Michael Brown on Prophecies Are Not Simply Newspaper Headlines in Advance

Now that the New York TimesPolitico and other, major secular outlets have covered the failed presidential prophecies, why don’t we make this a teachable moment and ask a basic question about prophecy? Specifically, when prophecy is predictive (and therefore foretelling rather than forthtelling), is it equivalent to headline news in advance?

The reason I ask this question is because the recent presidential prophecies were presented like news headlines in advance, informing us of specific dates and details, none of which came to pass. Yet millions of Christians were urged to believe these specific words and were rebuked when they saw fit to question them.

But is prophecy normally that specific, especially in terms of dates? Is this the biblical pattern?

To be sure, many events are predicted in the Bible with specificity, and on rare occasion, there are specific times and dates put on the prophecies.

But that is certainly not the norm. Instead, future prophecies are frequently spoken in such a way that there is some level of ambiguity in terms of how, exactly, they will come to pass. And often, it is only once they have come to pass that we realize they were true. Otherwise, people would try to manipulate them into happening prematurely or try to stop them from coming to pass.

Think about for it a minute.

The most important prophecies in history had to do with the death and resurrection of Jesus. And when you read passages like Isaiah 53—see our animated video on this amazing chapter here—it seems totally clear. God predicted it hundreds of years in advance!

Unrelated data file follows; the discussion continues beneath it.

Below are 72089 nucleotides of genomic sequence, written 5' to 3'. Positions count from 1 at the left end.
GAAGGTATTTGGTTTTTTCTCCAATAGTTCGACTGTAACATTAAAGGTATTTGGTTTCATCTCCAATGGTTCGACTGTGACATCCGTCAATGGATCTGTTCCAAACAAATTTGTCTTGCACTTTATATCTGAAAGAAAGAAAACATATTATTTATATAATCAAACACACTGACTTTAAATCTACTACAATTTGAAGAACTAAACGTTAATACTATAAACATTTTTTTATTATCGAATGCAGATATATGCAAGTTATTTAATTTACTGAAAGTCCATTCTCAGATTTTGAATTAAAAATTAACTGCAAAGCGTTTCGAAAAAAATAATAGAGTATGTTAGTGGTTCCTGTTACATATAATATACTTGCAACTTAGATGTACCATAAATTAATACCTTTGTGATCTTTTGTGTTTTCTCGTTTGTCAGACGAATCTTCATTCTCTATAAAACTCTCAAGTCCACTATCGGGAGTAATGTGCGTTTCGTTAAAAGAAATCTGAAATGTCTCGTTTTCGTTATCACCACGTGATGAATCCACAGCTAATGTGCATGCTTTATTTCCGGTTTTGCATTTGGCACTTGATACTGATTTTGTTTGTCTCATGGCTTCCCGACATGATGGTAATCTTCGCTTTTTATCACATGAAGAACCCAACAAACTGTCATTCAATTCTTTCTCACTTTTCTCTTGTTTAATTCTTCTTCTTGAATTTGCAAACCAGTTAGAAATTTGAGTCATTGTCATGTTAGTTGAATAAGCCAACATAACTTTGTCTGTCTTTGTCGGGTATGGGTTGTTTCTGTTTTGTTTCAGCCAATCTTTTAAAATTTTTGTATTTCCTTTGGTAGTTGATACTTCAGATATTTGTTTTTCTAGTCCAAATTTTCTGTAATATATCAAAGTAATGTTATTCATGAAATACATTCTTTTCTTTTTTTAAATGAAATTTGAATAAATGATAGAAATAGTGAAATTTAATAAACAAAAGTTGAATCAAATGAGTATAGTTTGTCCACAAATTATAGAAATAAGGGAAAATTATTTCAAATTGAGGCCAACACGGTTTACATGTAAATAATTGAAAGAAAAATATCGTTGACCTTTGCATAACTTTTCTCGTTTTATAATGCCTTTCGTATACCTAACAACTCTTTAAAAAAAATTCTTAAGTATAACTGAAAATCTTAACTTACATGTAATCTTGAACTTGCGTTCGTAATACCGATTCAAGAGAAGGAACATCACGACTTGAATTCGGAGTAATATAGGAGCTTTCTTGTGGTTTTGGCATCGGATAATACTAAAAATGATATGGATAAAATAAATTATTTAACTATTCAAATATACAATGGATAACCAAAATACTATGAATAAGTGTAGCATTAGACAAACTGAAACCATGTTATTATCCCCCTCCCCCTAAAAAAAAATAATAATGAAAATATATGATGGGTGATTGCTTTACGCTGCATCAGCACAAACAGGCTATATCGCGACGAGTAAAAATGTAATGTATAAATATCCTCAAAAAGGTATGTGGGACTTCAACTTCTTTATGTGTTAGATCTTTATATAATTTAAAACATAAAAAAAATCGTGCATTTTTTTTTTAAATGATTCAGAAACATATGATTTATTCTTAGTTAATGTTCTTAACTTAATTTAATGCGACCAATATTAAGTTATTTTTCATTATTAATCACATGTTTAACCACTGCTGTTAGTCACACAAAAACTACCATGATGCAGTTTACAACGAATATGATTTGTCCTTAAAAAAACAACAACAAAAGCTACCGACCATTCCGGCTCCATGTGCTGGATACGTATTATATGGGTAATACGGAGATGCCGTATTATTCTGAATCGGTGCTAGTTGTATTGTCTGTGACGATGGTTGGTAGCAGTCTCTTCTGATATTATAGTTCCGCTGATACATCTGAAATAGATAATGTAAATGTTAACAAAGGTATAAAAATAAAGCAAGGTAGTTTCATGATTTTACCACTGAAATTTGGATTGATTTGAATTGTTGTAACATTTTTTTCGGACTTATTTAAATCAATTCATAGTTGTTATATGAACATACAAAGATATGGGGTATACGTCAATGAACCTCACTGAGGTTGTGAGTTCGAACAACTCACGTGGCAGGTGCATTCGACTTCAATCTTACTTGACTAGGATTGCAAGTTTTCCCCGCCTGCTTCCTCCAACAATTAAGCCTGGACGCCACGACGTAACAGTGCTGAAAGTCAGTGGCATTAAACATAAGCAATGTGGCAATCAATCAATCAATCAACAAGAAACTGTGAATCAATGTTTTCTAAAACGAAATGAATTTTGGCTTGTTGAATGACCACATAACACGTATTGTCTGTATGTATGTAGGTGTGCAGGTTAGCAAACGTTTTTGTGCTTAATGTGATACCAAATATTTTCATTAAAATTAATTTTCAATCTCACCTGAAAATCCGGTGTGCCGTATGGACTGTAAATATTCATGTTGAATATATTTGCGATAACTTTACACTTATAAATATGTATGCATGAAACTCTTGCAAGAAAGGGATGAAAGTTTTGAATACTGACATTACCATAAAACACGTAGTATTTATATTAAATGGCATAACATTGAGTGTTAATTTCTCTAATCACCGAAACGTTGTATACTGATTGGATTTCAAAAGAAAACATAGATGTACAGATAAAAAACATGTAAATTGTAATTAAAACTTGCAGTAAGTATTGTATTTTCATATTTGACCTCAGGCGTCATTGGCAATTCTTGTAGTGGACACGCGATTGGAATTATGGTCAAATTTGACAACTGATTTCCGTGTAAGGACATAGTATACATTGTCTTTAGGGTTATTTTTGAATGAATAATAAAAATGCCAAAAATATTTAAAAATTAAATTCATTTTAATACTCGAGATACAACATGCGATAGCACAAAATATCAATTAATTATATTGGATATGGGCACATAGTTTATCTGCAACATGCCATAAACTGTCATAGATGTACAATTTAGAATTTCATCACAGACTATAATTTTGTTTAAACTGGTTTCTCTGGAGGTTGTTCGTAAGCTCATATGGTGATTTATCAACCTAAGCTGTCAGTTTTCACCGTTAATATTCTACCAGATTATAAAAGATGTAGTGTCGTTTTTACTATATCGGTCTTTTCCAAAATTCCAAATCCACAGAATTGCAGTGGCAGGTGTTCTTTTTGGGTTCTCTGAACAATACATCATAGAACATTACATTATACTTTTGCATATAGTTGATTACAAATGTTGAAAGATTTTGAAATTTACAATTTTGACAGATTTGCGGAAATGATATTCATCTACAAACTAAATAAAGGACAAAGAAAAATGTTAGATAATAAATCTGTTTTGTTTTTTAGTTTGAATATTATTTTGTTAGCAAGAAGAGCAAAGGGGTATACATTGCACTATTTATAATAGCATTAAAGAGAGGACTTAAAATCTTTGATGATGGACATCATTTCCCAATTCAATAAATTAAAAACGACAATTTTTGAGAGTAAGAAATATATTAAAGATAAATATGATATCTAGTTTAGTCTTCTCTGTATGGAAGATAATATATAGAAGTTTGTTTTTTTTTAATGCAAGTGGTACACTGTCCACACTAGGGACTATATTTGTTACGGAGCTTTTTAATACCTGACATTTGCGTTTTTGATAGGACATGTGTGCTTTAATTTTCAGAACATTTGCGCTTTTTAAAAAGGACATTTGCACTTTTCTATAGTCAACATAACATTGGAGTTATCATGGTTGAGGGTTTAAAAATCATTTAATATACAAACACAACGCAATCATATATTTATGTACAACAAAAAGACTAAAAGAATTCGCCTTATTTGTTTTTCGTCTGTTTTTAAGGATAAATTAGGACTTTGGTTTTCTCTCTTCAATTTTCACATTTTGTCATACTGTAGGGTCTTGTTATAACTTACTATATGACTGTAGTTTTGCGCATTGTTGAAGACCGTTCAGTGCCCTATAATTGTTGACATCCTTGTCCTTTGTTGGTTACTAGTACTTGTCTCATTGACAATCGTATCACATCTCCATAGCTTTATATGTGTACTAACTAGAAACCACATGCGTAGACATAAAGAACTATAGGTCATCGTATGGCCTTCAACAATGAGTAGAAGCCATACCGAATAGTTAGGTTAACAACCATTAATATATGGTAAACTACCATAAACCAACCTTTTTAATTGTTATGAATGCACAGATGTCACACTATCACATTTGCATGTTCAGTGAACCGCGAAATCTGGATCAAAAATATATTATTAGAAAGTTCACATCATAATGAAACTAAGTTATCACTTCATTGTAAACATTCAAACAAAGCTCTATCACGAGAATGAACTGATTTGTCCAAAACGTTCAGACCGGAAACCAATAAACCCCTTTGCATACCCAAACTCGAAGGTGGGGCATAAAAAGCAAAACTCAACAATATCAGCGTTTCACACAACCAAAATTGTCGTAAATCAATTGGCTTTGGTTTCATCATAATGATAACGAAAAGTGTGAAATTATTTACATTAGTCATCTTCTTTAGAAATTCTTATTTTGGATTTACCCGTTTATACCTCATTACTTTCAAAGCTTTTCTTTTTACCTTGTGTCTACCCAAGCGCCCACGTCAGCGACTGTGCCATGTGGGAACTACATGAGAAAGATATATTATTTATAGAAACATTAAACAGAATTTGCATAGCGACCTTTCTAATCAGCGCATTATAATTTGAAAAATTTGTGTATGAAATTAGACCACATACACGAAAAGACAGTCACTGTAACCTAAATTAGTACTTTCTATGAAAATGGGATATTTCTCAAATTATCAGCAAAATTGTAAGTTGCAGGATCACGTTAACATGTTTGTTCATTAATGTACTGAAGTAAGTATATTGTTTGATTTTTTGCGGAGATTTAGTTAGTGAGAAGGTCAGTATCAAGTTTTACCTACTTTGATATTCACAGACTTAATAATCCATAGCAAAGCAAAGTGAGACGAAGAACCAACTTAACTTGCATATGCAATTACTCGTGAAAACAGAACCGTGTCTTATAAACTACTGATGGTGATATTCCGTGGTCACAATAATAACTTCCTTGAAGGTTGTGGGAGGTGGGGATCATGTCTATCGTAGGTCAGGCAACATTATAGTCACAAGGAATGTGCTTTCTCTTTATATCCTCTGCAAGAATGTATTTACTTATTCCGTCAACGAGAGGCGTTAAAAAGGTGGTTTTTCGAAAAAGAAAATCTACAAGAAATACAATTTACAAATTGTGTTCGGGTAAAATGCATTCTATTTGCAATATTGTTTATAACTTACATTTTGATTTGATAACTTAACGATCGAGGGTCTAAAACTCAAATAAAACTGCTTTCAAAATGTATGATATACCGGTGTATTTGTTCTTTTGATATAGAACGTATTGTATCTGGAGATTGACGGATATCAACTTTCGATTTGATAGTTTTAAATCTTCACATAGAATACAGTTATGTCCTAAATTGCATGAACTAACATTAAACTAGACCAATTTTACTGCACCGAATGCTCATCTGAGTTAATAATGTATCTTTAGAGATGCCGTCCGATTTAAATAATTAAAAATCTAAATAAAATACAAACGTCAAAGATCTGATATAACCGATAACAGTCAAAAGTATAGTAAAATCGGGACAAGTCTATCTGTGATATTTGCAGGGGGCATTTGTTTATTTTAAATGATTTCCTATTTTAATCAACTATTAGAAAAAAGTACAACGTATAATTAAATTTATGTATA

Yet, to our knowledge, no one in Jesus’ generation fully understood those prophecies until after His death and resurrection. And even then, He had to open His disciples’ eyes. Then they saw it all clearly. It was all written in advance. (Read all of Luke 24 for two relevant accounts.)

Why, then, do we think that prophecies today will be so much clearer?

Some years ago, I had the privilege of writing a commentary on the book of Jeremiah, and now, after completing a commentary on Job, I’m working on a commentary on Isaiah.

Here’s one of the prophecies from Isaiah: “The oracle of Dumah. He calls to me out of Seir, ‘Watchman, how far gone is the night? Watchman, how far gone is the night?’ The watchman says, ‘The morning comes and also the night. If you would inquire, inquire; return again'” (Isa. 21:11-12).

Is that clear? Would you like to tell me exactly what it means?

Click here to read more.

SOURCE: Charisma News

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